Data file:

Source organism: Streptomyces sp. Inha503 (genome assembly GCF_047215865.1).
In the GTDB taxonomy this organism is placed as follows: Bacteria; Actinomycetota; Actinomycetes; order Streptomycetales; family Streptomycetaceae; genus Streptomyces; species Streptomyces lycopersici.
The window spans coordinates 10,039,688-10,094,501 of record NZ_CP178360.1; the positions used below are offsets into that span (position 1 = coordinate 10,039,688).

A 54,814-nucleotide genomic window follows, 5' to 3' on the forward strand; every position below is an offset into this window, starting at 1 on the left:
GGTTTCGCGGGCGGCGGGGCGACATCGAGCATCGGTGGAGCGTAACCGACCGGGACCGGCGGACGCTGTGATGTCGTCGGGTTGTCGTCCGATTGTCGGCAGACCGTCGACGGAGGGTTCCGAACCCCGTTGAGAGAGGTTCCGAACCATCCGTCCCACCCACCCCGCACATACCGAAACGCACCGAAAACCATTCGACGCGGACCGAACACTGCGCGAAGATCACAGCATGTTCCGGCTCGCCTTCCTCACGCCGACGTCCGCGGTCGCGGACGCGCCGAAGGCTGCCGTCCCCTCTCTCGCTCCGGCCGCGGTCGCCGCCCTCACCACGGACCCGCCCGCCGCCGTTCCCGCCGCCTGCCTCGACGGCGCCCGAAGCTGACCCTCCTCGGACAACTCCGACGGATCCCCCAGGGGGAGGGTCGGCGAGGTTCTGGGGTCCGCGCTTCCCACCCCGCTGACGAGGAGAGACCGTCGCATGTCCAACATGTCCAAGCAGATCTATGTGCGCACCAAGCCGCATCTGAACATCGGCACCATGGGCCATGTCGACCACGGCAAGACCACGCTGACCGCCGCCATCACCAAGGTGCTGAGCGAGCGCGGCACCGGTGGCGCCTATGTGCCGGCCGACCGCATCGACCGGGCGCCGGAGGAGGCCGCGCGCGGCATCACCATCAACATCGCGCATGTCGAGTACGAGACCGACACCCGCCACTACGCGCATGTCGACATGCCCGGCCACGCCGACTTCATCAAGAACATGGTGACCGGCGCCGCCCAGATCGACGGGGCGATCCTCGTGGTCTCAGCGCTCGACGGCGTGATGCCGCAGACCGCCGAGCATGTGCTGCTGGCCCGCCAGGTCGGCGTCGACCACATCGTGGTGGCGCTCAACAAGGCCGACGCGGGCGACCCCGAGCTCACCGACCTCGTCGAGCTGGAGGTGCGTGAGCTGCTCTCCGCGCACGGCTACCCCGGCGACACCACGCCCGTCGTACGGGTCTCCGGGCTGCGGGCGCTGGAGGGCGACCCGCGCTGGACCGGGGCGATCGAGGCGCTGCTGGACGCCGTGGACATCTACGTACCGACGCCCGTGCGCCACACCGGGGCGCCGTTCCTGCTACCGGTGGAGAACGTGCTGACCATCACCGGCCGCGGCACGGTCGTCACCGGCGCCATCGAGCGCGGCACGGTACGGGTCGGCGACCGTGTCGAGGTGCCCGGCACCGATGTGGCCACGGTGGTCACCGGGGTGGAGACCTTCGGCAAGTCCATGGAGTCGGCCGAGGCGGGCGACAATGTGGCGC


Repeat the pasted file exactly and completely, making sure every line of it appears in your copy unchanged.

Source organism: Streptomyces sp. Inha503 (genome assembly GCF_047215865.1).
In the GTDB taxonomy this organism is placed as follows: Bacteria; Actinomycetota; Actinomycetes; order Streptomycetales; family Streptomycetaceae; genus Streptomyces; species Streptomyces lycopersici.
The window spans coordinates 10,039,688-10,094,501 of record NZ_CP178360.1; the positions used below are offsets into that span (position 1 = coordinate 10,039,688).

A 54,814-nucleotide genomic window follows, 5' to 3' on the forward strand; every position below is an offset into this window, starting at 1 on the left:
GGTTTCGCGGGCGGCGGGGCGACATCGAGCATCGGTGGAGCGTAACCGACCGGGACCGGCGGACGCTGTGATGTCGTCGGGTTGTCGTCCGATTGTCGGCAGACCGTCGACGGAGGGTTCCGAACCCCGTTGAGAGAGGTTCCGAACCATCCGTCCCACCCACCCCGCACATACCGAAACGCACCGAAAACCATTCGACGCGGACCGAACACTGCGCGAAGATCACAGCATGTTCCGGCTCGCCTTCCTCACGCCGACGTCCGCGGTCGCGGACGCGCCGAAGGCTGCCGTCCCCTCTCTCGCTCCGGCCGCGGTCGCCGCCCTCACCACGGACCCGCCCGCCGCCGTTCCCGCCGCCTGCCTCGACGGCGCCCGAAGCTGACCCTCCTCGGACAACTCCGACGGATCCCCCAGGGGGAGGGTCGGCGAGGTTCTGGGGTCCGCGCTTCCCACCCCGCTGACGAGGAGAGACCGTCGCATGTCCAACATGTCCAAGCAGATCTATGTGCGCACCAAGCCGCATCTGAACATCGGCACCATGGGCCATGTCGACCACGGCAAGACCACGCTGACCGCCGCCATCACCAAGGTGCTGAGCGAGCGCGGCACCGGTGGCGCCTATGTGCCGGCCGACCGCATCGACCGGGCGCCGGAGGAGGCCGCGCGCGGCATCACCATCAACATCGCGCATGTCGAGTACGAGACCGACACCCGCCACTACGCGCATGTCGACATGCCCGGCCACGCCGACTTCATCAAGAACATGGTGACCGGCGCCGCCCAGATCGACGGGGCGATCCTCGTGGTCTCAGCGCTCGACGGCGTGATGCCGCAGACCGCCGAGCATGTGCTGCTGGCCCGCCAGGTCGGCGTCGACCACATCGTGGTGGCGCTCAACAAGGCCGACGCGGGCGACCCCGAGCTCACCGACCTCGTCGAGCTGGAGGTGCGTGAGCTGCTCTCCGCGCACGGCTACCCCGGCGACACCACGCCCGTCGTACGGGTCTCCGGGCTGCGGGCGCTGGAGGGCGACCCGCGCTGGACCGGGGCGATCGAGGCGCTGCTGGACGCCGTGGACATCTACGTACCGACGCCCGTGCGCCACACCGGGGCGCCGTTCCTGCTACCGGTGGAGAACGTGCTGACCATCACCGGCCGCGGCACGGTCGTCACCGGCGCCATCGAGCGCGGCACGGTACGGGTCGGCGACCGTGTCGAGGTGCCCGGCACCGATGTGGCCACGGTGGTCACCGGGGTGGAGACCTTCGGCAAGTCCATGGAGTCGGCCGAGGCGGGCGACAATGTGGCGC